You might not have realized it as a kid, but a whole load of your favorite childhood cartoons featured feminist characters. There are a ton of smart, strong and sassy women in the animated world, and it’s high time we praised them. Take Lisa Simpson, for example: who didn’t want to be a smart, self-assured girl like her? Or there’s Mulan, officially the most badass woman in Imperial China. She didn’t let arbitrary gender roles and her patriarchal society stop her from saving her family – and her country.
These two aren’t the only cartoon feminist icons out there by any means: in fact, they’re just the tip of the iceberg. Here’s a rundown of TV and film’s most unabashedly feminist animated women. Did any of them inspire you to fight the good fight?
1. Lisa Simpson from The Simpsons
Lisa Simpson is smart, funny, thoughtful, and very politically astute for an 8-year-old. She inspired a generation of young women to take up the saxophone and was a heroine for underappreciated boss women everywhere. Not only that, she campaigns for women’s rights with more ferocity than quite a few grown women. Remember that episode where she tries to take down the Malibu Stacey franchise for its sexist portrayal of women? Or the flash-forward that reveals she becomes President of the United States in a post-Trump world? What a champion. Everyone needs to be more Lisa.
2. Marge Simpson from The Simpsons
Lisa had to get her principles from somewhere, and it certainly wasn’t Homer. Nope: Marge was the original feminist Simpson. She met Homer in a detention served for burning her bra and was an avid activist in her younger days. Sure, she settled into a pretty stereotypical domestic role in her adulthood, but she still encourages Lisa to fight the good fight. She educates Homer and Bart about respecting women when the former is photographed with an exotic dancer. Marge encourages Lisa to be herself and clearly wants what’s best for her. Every single dream Lisa has is supported – she’s never told to limit her goals. Marge Simpson is both a crucial feminist ally and a great mom.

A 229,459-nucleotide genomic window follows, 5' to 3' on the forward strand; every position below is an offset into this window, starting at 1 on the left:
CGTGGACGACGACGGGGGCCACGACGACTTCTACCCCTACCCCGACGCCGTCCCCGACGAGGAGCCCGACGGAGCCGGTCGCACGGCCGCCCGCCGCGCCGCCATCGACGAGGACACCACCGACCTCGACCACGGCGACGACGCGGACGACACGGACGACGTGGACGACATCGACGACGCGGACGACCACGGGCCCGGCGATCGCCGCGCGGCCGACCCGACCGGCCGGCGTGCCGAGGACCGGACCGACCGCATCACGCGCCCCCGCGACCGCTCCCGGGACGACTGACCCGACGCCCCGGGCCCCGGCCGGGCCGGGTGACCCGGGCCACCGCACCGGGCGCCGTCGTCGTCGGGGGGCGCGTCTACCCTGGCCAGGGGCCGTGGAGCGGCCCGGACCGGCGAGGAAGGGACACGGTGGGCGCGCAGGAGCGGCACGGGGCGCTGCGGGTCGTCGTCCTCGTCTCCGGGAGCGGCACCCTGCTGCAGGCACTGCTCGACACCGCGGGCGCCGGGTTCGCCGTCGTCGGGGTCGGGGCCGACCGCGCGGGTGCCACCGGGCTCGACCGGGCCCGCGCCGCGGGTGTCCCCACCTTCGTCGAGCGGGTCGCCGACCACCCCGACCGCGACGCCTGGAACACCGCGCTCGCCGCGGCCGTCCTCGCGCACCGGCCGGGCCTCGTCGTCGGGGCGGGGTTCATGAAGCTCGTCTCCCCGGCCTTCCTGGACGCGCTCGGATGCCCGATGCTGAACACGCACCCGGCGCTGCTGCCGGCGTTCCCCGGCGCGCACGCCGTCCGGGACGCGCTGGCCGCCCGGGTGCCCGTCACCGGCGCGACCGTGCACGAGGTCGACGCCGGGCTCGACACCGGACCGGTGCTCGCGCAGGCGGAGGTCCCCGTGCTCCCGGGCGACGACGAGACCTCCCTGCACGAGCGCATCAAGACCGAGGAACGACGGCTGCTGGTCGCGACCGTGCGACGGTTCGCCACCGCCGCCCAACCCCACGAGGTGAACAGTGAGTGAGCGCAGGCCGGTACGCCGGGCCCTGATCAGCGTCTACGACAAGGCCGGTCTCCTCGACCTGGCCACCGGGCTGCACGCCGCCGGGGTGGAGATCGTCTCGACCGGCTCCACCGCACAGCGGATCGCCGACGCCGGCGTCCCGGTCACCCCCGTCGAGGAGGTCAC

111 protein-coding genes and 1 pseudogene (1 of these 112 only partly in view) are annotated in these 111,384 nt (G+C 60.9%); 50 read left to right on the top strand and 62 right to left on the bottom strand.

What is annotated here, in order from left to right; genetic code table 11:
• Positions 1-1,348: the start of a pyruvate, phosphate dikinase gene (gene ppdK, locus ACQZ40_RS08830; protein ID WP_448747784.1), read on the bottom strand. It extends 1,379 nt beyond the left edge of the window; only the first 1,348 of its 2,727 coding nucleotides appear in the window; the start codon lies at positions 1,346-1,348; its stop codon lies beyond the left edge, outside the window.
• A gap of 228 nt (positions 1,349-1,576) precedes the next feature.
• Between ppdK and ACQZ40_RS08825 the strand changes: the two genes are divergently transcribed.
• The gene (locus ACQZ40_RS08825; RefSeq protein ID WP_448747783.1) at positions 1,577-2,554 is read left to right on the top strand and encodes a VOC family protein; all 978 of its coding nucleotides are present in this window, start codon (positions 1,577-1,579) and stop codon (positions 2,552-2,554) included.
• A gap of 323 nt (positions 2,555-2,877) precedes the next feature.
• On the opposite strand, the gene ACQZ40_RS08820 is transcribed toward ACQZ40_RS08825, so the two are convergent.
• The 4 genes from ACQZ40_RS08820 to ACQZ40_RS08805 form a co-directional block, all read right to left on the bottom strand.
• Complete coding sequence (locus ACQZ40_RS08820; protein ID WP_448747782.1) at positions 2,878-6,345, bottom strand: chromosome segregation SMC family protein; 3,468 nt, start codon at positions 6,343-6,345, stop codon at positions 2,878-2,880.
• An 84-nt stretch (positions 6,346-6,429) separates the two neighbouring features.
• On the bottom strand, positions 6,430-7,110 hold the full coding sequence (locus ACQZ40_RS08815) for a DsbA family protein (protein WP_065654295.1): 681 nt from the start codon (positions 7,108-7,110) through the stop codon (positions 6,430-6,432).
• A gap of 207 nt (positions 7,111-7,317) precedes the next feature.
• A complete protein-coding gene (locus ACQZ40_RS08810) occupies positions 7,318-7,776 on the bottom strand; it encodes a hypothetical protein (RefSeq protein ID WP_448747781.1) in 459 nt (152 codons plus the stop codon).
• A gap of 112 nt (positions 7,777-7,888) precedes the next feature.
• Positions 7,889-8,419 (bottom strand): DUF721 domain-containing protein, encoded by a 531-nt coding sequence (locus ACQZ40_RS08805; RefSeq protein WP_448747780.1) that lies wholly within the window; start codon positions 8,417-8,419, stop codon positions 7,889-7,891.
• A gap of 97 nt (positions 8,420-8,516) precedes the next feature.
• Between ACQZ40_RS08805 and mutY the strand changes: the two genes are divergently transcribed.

3. Merida from Brave
Brave will always have a special place in my heart. It’s the first ever Disney Princess film that has absolutely no romantic subplot: how awesome is that? It proves that we ladies have a bit more on our minds than having a husband. Indeed, the things on Princess Merida’s mind are mostly to do with fighting, ruling, and being a general boss woman. She craves independence and shudders at the idea of having to marry any of the suitors her parents put forward. Merida wants to make her own choices – a staggering concept in medieval Scotland. She also wants to have the power to fix her own mistakes, which is especially important when you’ve transformed your mom into a bear. Merida is spirited, sassy, and a princess to be proud of.